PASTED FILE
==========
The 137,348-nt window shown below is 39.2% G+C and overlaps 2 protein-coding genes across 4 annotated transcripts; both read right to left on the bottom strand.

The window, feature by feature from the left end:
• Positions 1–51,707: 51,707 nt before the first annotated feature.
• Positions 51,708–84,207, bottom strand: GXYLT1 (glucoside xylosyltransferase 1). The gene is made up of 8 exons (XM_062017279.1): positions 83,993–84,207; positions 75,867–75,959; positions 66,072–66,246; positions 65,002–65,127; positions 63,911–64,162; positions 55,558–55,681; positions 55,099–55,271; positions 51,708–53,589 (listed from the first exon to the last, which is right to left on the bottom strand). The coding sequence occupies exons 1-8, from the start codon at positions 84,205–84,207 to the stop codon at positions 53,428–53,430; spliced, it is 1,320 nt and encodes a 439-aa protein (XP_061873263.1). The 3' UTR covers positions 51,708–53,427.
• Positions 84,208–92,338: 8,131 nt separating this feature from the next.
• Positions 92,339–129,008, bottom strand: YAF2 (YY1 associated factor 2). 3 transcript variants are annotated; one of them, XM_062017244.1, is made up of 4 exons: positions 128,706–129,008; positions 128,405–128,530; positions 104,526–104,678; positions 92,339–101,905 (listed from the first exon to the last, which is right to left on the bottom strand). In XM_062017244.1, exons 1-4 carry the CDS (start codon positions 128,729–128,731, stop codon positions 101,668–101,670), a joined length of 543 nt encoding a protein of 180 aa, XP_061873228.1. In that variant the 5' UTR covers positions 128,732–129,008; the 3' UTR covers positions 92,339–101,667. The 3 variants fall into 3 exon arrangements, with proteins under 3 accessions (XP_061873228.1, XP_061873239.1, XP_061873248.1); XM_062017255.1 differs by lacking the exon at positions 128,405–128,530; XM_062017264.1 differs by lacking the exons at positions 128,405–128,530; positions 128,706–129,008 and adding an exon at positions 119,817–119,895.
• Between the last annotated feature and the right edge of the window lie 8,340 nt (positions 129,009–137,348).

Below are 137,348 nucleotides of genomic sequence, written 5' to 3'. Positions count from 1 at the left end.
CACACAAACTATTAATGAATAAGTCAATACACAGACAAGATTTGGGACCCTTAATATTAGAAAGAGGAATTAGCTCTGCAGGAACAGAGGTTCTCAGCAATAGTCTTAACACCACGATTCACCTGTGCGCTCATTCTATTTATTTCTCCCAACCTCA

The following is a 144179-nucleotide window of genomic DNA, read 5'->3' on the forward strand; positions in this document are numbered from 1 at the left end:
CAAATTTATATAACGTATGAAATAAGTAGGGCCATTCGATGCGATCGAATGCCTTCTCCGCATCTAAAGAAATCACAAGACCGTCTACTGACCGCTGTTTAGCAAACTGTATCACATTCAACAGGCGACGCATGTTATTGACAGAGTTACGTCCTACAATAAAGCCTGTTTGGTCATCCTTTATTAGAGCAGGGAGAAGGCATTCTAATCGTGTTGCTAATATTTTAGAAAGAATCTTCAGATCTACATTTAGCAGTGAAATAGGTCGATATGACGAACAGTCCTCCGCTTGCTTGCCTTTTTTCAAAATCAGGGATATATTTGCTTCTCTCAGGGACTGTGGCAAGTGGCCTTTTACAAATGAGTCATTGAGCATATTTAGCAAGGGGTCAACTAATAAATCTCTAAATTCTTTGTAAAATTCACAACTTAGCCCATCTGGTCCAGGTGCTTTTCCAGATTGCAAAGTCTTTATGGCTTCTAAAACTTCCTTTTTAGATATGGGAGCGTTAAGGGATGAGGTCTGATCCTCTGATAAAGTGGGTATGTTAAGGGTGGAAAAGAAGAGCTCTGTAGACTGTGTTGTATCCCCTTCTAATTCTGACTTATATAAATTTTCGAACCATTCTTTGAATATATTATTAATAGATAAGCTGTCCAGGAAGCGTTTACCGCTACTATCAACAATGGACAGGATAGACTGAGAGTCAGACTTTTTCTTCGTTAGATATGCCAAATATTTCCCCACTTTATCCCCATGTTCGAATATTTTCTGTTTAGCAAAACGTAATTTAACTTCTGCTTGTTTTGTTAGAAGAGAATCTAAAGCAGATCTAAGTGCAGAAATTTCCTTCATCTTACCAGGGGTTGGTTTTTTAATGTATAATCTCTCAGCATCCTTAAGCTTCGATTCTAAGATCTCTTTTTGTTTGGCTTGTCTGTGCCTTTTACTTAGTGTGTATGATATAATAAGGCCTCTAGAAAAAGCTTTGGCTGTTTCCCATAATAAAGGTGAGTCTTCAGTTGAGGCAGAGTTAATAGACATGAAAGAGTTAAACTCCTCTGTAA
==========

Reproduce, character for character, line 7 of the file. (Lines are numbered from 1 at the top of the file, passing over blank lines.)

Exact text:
• Between the last annotated feature and the right edge of the window lie 8,340 nt (positions 129,009–137,348).